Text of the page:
## CopyPastehas never been so tasty!

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STO = Sell to Open                             STC = Sell to Close
Each Options contract = 100 shares
Call Spread – When you anticipate the stock price will rise in today’s stock market
On February 6, 2011, XYZ Company closed at \$44.82.  If you wanted to buy 100 shares of XYZ because you felt the stock price will continue to rise, it would cost you \$4,482.00 (100 shares x \$44.82).  You could accomplish the same goal using options but at a greatly reduced cost.
You could buy 10 contracts (1000 shares) of the July 45 call (trading at \$2.87 bid / \$2.92 ask), a debit and sell 10 contracts (1000 shares) of the July 50 call (trading at \$.96 bid / \$1.00 ask), a credit.  The difference would be \$1.91 (2.87 - .96) bid and \$1.92 (2.92 – 1.00) ask with 157 days to profit.  If you placed an order at a limit price of \$1.90, the call spread would cost \$1900 instead of \$4,482.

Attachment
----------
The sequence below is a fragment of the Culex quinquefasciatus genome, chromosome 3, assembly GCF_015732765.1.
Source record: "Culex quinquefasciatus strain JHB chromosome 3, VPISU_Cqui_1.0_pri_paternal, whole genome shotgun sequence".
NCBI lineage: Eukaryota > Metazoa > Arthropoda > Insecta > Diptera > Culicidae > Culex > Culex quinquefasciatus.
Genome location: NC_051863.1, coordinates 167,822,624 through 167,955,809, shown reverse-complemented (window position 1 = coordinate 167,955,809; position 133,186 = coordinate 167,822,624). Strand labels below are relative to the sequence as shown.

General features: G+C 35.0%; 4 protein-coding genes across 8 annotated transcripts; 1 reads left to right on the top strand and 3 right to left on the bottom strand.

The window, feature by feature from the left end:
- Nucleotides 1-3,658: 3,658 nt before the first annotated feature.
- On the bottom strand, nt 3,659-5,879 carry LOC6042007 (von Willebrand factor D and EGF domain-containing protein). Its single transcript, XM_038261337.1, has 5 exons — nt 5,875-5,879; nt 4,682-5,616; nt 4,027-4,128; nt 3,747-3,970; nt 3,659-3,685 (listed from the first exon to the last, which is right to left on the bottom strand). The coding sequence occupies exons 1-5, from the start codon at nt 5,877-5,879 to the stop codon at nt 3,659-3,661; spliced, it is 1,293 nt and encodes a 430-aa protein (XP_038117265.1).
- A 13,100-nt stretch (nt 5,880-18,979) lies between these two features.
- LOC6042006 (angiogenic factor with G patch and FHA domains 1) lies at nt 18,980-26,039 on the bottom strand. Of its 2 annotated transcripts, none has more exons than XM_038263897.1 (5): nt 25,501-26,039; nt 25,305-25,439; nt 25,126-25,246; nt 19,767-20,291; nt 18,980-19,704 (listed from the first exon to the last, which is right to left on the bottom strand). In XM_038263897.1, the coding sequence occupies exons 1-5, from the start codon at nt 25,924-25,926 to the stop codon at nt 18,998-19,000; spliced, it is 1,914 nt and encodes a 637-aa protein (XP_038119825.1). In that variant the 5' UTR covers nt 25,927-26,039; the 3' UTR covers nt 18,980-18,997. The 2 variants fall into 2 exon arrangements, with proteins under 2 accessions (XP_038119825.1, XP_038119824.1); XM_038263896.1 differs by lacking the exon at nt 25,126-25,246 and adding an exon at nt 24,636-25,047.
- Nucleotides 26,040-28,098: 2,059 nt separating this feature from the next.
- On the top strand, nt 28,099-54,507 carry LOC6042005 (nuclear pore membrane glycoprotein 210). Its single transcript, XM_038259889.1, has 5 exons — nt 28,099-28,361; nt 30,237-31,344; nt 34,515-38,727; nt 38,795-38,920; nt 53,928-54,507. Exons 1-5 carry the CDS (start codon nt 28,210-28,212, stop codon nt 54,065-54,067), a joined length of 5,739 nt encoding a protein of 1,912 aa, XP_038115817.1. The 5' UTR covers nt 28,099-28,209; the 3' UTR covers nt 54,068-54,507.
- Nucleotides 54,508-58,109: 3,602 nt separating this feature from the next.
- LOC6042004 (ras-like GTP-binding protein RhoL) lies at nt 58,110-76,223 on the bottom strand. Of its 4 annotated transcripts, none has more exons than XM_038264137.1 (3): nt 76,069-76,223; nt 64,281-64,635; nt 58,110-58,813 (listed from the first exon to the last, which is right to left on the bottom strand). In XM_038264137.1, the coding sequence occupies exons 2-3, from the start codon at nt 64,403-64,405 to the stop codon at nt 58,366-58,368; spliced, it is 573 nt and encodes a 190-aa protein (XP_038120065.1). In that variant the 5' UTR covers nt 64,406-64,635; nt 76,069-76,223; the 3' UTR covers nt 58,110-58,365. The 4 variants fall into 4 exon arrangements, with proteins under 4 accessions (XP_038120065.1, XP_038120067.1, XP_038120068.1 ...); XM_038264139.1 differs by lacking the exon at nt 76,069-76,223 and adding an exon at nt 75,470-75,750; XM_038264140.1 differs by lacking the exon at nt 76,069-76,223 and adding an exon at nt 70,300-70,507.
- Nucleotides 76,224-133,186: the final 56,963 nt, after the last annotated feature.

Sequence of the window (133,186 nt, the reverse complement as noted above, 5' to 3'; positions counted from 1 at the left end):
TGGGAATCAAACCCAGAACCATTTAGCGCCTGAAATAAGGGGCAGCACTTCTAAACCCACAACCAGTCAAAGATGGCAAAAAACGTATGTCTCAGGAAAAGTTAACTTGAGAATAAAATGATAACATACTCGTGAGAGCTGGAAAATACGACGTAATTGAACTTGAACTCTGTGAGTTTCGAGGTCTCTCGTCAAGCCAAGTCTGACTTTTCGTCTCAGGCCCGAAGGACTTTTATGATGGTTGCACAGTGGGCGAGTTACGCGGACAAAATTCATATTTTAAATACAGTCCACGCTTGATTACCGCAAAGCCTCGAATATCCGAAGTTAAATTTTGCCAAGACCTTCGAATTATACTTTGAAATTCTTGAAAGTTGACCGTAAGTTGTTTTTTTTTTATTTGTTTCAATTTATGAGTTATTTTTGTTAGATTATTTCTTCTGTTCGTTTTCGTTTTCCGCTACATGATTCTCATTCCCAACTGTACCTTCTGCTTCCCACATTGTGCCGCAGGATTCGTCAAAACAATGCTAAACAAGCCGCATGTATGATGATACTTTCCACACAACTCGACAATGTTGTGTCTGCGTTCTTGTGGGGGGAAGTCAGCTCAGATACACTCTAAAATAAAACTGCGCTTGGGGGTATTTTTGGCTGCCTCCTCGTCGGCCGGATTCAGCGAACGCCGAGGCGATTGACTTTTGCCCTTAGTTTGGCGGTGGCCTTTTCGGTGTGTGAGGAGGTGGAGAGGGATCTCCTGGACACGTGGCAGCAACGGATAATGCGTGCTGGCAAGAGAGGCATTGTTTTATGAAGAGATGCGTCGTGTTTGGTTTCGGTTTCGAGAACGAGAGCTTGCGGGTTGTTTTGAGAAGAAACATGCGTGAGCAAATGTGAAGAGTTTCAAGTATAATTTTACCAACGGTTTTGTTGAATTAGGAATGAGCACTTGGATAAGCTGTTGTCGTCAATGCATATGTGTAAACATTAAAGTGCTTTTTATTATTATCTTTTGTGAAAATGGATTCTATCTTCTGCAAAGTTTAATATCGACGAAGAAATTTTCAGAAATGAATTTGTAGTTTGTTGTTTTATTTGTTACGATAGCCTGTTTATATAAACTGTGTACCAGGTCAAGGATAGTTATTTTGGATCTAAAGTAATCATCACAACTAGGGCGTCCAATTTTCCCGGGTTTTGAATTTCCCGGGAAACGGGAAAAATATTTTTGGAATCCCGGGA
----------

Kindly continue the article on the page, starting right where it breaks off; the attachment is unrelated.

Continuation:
BTO 10 XYZ Jul 45 call & STO 10 XYZ Jul 50 call for \$1.90 = \$1900 (debit)
You would have the difference of \$2,582 (\$4482 – \$1900) to invest in other stocks or options.  Instead of putting all your eggs in one basket, you have accomplished the same goal (1000 shares) but have money left to invest in other stocks or options and thus minimized your losses.
If the call spread option price rises \$.50 to \$2.40, you could close the call spread as a unit for a profit of \$500 (credit of \$2400 – debit of \$1900).
STC 10 XYZ Jul 45 call & BTC 10 XYZ Jul 50 call for \$2.40 = \$2400 (credit)
If the stock price of XYZ drops after the trade, you could buy back the July 50, one leg, for a lower price then you received which is a profit.  Then wait for the stock price to correct (rise) and then sell the July 45, the other leg, for more than you paid for a profit on both legs before mid July.
If you choose to close the call spread one leg at a time instead of as a unit, always close your biggest liability first.  In this example, it would be the leg that you sold which is the July 50 call.